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Clinical correlates of functional status in patients with chronic renal insufficiency

Item Type:Article
Title:Clinical correlates of functional status in patients with chronic renal insufficiency
Creators Name:Harris, L.E., Luft, F.C., Rudy, D.W. and Tierney, W.M.
Abstract:Patients with end-stage renal disease (ESRD) are known to have significantly reduced functional abilities, as measured by the Sickness Impact Profile (SIP). We investigated the clinical correlates with SIP scores in a cohort of patients with lesser degrees of renal dysfunction recruited from an academic general medicine practice (mean calculated creatinine clearance, 25 mL/min). Of 603 eligible patients with chronic renal insufficiency (CRI) defined as a serum creatinine greater than 1.5 mg/dL and a calculated creatinine clearance less than 50 mL/min on two occasions more than 6 months apart, 360 (60%) agreed to participate. These patients were primarily elderly (mean age, 69 years) black (83%), women (69.2%), with an average of 6 years of education and a household income of $400 to $800 per month; 92% had hypertension and 57% had diabetes. The SIP was administered in-home by trained interviewers. Independent variables included demographic data, education, income, and medications (via interviewers), vital signs taken by a renal nurse, and diagnostic test results and diagnoses from patient's computerized records. The total SIP score was the dependent variable, and its physical and psychosocial subscales were also investigated. Variables with univariate correlations with total SIP (P < 0.05) were included in a multiple regression analysis. All variables with a multivariable P value less than 0.10 were included in the final model. The mean SIP score was 24.5 +/- 15.6, higher than that found in patients on dialysis. Significant (P < 0.05) independent correlates with higher SIP scores (greater disability) were lower educational level and income, prior diagnoses of coronary artery disease and stroke, and lower serum albumin.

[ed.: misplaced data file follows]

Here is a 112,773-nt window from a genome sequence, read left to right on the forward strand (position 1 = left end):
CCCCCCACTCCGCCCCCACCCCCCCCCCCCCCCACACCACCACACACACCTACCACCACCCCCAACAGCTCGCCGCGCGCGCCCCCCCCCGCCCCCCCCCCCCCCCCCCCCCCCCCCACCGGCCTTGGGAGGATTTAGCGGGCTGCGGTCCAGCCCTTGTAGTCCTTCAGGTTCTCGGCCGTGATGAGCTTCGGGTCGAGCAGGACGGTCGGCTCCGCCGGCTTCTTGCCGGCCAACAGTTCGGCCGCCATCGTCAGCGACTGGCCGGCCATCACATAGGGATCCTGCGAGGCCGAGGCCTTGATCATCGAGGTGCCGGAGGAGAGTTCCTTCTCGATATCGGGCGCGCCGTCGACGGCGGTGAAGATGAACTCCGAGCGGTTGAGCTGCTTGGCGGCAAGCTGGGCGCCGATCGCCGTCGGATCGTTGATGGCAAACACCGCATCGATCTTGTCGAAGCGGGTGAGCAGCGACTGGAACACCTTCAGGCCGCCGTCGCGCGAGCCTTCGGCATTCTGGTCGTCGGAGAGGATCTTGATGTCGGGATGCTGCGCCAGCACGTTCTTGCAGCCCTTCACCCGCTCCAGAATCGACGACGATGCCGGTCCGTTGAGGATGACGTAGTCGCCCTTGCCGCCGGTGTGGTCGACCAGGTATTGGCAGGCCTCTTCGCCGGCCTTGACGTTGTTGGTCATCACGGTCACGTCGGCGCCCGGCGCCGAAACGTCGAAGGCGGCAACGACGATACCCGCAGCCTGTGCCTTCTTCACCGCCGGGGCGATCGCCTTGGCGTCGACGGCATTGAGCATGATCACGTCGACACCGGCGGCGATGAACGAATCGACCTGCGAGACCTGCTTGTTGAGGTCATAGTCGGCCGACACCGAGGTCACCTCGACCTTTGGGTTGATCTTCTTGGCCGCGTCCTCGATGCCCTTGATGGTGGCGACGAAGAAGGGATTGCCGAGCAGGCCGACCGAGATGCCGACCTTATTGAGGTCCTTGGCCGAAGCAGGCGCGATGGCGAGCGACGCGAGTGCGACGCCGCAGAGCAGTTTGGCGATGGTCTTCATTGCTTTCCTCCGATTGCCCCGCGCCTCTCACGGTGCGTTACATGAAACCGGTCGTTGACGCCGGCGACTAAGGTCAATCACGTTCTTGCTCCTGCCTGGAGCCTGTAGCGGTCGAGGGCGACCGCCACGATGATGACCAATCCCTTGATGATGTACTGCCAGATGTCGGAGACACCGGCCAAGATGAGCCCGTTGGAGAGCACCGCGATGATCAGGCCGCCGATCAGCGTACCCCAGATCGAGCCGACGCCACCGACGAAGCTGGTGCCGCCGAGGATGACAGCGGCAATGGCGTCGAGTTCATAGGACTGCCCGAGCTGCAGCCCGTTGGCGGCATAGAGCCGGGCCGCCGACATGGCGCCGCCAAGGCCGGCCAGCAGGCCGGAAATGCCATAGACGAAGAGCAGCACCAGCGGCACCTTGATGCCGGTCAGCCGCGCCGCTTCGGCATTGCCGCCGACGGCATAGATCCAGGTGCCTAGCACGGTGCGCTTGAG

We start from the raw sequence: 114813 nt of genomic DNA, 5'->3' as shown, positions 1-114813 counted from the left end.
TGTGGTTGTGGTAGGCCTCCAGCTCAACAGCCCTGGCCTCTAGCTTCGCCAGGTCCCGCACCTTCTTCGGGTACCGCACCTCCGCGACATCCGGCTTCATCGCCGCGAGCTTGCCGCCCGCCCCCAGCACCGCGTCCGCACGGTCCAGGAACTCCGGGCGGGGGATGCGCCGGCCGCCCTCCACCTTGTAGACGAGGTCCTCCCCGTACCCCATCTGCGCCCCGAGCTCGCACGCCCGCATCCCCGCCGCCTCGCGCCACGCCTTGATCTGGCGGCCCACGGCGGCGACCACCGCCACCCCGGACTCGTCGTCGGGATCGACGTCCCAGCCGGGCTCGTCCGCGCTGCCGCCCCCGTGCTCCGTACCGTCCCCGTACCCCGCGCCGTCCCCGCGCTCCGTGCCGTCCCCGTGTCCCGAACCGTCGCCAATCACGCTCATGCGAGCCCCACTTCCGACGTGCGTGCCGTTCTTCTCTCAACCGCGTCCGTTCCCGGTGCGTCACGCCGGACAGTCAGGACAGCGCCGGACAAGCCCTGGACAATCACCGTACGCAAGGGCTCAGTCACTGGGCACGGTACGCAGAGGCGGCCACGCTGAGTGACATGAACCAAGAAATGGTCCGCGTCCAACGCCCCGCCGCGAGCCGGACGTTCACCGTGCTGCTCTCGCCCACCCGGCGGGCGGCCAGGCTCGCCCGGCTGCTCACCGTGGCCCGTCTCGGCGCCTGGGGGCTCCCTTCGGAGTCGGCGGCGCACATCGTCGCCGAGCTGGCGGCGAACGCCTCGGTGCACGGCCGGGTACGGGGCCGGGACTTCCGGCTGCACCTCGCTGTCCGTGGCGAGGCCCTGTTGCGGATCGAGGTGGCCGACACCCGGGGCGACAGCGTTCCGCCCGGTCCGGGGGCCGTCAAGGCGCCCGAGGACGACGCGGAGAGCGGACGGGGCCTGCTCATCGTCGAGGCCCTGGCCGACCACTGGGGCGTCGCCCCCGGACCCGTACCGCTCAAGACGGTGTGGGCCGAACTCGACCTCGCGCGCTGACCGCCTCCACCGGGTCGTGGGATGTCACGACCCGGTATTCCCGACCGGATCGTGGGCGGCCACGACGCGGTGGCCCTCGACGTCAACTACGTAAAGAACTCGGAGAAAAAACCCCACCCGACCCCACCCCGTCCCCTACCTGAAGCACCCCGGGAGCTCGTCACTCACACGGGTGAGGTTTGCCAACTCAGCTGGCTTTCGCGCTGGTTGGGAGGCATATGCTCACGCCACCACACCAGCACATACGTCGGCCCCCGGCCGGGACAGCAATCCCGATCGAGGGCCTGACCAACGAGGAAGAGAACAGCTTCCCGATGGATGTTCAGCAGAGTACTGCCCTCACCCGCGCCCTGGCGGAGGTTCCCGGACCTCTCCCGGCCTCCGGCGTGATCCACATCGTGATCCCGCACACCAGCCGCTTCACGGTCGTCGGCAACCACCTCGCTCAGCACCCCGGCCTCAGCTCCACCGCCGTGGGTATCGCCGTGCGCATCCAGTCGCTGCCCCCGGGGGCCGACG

Keywords:Ambulatory Care, Comorbidity, Cost of Illness, Cross-Sectional Studies, Disability Evaluation, Chronic Kidney Failure, Prospective Studies, Quality of Life, Regression Analysis, Socioeconomic Factors
Source:American Journal of Kidney Diseases
Page Range:161-166
Date:1 February 1993
PubMed:View item in PubMed

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